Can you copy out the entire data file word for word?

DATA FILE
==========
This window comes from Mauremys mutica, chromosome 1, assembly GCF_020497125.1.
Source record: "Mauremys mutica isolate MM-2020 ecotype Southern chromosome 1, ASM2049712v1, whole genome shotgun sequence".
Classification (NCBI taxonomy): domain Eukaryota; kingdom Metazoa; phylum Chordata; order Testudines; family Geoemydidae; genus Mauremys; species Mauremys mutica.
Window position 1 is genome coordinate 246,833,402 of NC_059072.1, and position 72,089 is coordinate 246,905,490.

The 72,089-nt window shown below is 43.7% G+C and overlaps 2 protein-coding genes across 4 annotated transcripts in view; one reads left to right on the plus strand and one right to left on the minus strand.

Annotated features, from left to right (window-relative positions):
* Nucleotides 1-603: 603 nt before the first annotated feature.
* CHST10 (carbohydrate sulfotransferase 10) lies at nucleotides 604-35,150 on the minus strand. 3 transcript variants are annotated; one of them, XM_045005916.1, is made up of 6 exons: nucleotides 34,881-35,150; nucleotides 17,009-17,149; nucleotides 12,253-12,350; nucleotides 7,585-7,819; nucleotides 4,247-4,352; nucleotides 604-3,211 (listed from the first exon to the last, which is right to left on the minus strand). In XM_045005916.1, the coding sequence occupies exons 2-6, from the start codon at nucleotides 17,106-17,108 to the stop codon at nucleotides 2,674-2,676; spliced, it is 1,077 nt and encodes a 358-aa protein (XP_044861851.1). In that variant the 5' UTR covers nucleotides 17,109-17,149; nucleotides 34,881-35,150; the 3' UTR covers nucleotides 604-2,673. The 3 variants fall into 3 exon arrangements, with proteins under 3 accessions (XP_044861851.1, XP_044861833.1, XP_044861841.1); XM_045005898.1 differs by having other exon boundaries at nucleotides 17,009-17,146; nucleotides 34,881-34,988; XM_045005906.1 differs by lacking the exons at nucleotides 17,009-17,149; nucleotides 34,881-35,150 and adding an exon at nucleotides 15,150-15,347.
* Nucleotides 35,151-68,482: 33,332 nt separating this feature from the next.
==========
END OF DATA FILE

This window comes from Mauremys mutica, chromosome 1, assembly GCF_020497125.1.
Source record: "Mauremys mutica isolate MM-2020 ecotype Southern chromosome 1, ASM2049712v1, whole genome shotgun sequence".
Classification (NCBI taxonomy): domain Eukaryota; kingdom Metazoa; phylum Chordata; order Testudines; family Geoemydidae; genus Mauremys; species Mauremys mutica.
Window position 1 is genome coordinate 246,833,402 of NC_059072.1, and position 72,089 is coordinate 246,905,490.

The 72,089-nt window shown below is 43.7% G+C and overlaps 2 protein-coding genes across 4 annotated transcripts in view; one reads left to right on the plus strand and one right to left on the minus strand.

Annotated features, from left to right (window-relative positions):
* Nucleotides 1-603: 603 nt before the first annotated feature.
* CHST10 (carbohydrate sulfotransferase 10) lies at nucleotides 604-35,150 on the minus strand. 3 transcript variants are annotated; one of them, XM_045005916.1, is made up of 6 exons: nucleotides 34,881-35,150; nucleotides 17,009-17,149; nucleotides 12,253-12,350; nucleotides 7,585-7,819; nucleotides 4,247-4,352; nucleotides 604-3,211 (listed from the first exon to the last, which is right to left on the minus strand). In XM_045005916.1, the coding sequence occupies exons 2-6, from the start codon at nucleotides 17,106-17,108 to the stop codon at nucleotides 2,674-2,676; spliced, it is 1,077 nt and encodes a 358-aa protein (XP_044861851.1). In that variant the 5' UTR covers nucleotides 17,109-17,149; nucleotides 34,881-35,150; the 3' UTR covers nucleotides 604-2,673. The 3 variants fall into 3 exon arrangements, with proteins under 3 accessions (XP_044861851.1, XP_044861833.1, XP_044861841.1); XM_045005898.1 differs by having other exon boundaries at nucleotides 17,009-17,146; nucleotides 34,881-34,988; XM_045005906.1 differs by lacking the exons at nucleotides 17,009-17,149; nucleotides 34,881-35,150 and adding an exon at nucleotides 15,150-15,347.
* Nucleotides 35,151-68,482: 33,332 nt separating this feature from the next.